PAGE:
Your Career Path Could Have a Big Impact on Your Car Insurance Rates
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Determining car insurance rates is complicated. Providers look at a ton of factors to determine what you pay. It can be confusing trying to track down everything that might be considered when you start comparing rates; it might even be the source of a headache trying to figure out whether you’re being overcharged.
You probably know about how your driving history, the type of vehicle, and your credit score affect the price you pay for insurance, but there are smaller factors that can drive your rate up that might not be on your radar. One of those factors is your job.
Car insurance companies use your job title to help determine your risk | Twenty20
Why does your job affects your car insurance rates?
Insurance providers collect data about your occupation and education from the application process. They do this because they know there is a correlation between these factors and the potential that you will make a claim.
The Consumer Federation of America has discovered that most major insurers charge people with less education and lower-status jobs more for insurance than people with more education and higher-status positions.
This happens because statistically, these factors, along with lower credit scores, usually translate to drivers that will experience more car accidents. Though the ethicality of these practices is still in question, your job can affect your rate of pay in equally significant ways.
Insurance companies are not allowed to discriminate against you based on your income, but they are allowed to use your job title as a determining factor for your rate.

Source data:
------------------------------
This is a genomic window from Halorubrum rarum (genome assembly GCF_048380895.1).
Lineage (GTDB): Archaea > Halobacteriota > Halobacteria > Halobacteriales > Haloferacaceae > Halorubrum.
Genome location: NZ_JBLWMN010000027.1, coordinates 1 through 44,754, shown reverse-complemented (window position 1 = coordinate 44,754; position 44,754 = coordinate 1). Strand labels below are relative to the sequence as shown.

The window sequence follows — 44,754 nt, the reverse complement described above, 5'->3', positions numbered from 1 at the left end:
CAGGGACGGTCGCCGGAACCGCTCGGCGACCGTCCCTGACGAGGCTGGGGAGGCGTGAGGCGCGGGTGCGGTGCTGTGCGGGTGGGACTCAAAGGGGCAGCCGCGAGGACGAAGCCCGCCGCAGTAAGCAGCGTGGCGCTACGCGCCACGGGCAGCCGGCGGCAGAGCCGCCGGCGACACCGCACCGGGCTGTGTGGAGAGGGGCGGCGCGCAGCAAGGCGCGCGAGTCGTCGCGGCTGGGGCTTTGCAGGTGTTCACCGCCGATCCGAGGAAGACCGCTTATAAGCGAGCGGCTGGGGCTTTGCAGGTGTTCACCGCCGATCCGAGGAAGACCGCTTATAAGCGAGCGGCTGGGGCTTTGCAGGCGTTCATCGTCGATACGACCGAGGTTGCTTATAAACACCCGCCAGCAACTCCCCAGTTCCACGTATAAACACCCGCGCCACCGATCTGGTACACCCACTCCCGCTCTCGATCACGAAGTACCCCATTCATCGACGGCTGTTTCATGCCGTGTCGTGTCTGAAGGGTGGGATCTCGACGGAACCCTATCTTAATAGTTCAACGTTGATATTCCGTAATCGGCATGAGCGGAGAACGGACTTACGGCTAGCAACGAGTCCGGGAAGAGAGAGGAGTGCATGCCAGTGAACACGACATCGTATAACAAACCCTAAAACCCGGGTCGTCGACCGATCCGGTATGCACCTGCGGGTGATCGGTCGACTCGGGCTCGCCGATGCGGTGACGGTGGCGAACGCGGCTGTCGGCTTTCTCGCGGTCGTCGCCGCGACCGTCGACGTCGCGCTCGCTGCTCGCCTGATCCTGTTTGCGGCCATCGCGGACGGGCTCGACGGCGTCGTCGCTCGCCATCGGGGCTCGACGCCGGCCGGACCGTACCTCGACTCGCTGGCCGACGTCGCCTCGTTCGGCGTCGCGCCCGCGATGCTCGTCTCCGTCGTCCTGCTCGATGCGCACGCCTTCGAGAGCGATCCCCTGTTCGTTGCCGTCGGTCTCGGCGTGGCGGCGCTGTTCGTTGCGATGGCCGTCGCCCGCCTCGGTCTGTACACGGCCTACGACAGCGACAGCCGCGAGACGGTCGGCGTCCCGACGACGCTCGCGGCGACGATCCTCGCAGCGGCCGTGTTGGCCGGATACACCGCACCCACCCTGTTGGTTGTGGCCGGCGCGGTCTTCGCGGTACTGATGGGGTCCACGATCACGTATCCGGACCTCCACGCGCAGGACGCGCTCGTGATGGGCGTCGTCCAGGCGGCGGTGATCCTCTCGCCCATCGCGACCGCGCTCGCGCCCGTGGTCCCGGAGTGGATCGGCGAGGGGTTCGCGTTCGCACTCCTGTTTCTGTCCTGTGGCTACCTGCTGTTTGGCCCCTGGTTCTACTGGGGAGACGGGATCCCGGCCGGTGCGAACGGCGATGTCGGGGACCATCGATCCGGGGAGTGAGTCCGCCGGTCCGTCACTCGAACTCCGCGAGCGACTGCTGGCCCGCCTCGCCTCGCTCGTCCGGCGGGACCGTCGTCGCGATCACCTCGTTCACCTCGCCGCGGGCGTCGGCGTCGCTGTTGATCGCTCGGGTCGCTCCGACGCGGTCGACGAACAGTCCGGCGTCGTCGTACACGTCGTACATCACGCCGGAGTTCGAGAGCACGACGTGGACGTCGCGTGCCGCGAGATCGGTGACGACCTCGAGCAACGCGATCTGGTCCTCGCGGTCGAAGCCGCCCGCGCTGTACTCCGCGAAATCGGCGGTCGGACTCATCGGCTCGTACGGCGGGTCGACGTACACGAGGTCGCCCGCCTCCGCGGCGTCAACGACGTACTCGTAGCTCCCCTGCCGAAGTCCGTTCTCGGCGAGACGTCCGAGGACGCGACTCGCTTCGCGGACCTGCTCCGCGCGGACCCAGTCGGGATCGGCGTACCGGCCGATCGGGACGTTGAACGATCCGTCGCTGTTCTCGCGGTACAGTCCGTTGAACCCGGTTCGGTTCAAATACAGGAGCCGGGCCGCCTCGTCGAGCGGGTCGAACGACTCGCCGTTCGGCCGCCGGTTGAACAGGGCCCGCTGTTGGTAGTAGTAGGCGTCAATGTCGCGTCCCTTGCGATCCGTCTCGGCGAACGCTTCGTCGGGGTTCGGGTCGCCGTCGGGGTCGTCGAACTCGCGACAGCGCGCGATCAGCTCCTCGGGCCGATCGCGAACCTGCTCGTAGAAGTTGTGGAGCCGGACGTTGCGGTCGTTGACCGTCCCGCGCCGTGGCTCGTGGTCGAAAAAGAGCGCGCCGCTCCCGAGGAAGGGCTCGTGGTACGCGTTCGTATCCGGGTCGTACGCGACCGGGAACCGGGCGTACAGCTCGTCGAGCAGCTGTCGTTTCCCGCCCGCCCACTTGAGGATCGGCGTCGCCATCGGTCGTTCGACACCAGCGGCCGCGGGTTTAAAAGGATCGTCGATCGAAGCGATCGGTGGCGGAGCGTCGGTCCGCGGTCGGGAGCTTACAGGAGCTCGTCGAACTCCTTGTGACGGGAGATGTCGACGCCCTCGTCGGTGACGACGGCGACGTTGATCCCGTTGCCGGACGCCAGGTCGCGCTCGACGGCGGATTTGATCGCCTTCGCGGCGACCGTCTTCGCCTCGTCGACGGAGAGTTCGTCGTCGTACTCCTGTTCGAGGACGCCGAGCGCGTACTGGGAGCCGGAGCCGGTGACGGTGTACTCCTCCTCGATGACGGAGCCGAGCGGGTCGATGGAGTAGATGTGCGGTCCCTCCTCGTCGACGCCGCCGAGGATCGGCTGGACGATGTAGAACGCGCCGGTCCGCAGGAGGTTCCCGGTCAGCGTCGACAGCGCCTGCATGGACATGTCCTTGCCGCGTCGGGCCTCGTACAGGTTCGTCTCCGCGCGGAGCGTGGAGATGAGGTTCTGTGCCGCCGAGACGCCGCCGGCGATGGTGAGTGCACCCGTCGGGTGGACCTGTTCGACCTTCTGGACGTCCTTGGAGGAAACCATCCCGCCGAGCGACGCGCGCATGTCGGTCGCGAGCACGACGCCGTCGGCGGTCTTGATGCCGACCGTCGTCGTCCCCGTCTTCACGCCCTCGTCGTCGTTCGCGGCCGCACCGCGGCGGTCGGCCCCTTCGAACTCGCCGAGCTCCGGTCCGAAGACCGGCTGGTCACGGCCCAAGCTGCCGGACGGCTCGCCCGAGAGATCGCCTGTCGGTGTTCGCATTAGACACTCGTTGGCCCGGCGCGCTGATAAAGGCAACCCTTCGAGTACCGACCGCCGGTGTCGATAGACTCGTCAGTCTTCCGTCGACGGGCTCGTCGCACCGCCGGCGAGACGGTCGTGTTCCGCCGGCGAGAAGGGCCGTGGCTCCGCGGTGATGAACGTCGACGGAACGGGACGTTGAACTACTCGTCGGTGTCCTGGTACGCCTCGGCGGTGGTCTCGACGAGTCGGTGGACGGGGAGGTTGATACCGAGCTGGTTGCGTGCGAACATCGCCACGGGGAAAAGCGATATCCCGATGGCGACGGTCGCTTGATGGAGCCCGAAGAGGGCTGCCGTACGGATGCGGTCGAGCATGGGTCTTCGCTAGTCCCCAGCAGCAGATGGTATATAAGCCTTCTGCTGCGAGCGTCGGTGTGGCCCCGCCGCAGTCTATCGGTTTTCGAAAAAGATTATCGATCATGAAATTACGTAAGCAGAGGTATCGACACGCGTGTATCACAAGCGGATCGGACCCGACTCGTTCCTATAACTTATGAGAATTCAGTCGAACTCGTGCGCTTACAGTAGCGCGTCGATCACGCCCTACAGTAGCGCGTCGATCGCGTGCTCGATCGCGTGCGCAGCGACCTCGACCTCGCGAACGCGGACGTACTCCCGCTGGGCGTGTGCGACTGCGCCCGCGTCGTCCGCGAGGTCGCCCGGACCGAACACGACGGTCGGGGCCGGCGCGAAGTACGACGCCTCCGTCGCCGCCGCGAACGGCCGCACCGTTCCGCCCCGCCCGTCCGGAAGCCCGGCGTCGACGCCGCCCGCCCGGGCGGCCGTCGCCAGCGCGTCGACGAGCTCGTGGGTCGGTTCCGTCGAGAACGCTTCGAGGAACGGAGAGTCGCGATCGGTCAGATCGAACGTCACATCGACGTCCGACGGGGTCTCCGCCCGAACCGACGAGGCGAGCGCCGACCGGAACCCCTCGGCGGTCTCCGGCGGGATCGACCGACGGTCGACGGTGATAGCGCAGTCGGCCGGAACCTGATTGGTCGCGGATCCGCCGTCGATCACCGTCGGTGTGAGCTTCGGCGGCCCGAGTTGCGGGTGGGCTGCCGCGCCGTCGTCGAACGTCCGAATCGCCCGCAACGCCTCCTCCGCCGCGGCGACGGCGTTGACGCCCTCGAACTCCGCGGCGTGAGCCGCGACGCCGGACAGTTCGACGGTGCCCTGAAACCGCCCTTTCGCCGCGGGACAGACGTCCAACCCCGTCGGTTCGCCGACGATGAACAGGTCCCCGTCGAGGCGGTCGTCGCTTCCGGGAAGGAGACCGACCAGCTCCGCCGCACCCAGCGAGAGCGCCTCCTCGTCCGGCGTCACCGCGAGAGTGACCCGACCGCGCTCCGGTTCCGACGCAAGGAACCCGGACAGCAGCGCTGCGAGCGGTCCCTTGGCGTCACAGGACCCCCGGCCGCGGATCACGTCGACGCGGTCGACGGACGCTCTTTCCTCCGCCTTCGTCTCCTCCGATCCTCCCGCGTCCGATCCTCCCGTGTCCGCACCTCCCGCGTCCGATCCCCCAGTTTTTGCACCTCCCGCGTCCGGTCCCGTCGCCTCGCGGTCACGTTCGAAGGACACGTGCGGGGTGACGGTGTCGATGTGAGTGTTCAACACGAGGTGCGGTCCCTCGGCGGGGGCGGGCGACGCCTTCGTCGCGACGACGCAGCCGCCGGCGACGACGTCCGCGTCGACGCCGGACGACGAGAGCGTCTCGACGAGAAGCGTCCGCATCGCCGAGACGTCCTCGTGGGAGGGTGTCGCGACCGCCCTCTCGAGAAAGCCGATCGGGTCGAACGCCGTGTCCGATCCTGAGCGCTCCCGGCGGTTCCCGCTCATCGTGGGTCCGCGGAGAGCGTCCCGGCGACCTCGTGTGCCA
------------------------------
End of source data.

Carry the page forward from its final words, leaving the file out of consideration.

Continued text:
While this results in statistics like the one mentioned above, it doesn’t always fall on the class-based lines. Whether you work a blue-collar job or you have a “Dr.” added to your name, your car insurance prices are always determined based on one thing—risk.
How your job affects your car insurance rates
Insurance providers spend a lot of time and money on calculating risk. They’ve determined that some positions are riskier to insure than others.
According to Autoinsurance.org, teachers, nurses, and police officers are understood to be low-risk policyholders, while doctors, athletes, and photographers tend to have higher rates because they work in more chaotic environments.
Your insurance rate is also determined based on what you use your vehicle for. If you use your vehicle for work, it’s possible that you need commercial car insurance, which generally costs more.
It’s alright for you to use your personal car to drive to job sites or make deliveries, but if employees drive the vehicle, you have it insured under your business’ name, or you have equipment permanently installed in it, you need commercial car insurance.
Insurance companies also categorize drivers based on whether they drive primarily for pleasure or for work. If you’re retired or you work from home, you are considered a pleasure driver, the lowest usage-rate classification.
If you commute to work, your rate will go up based on where you live and how long it takes you to get to work. The longer your commute, the higher you’ll pay for insurance.
Keeping your insurance costs down
This all can sound a little scary, but it’s important to know that your job is just a small part of what determines your premium rates. The main factors driving the price of your car insurance are your driving history and credit score—things that you are probably more comfortable with changing for the sake of your insurance.
Another way you can control the price of your car insurance by shopping for policies with Jerry. Jerry compares prices with up to 45 different companies so you don’t have to do all the homework yourself.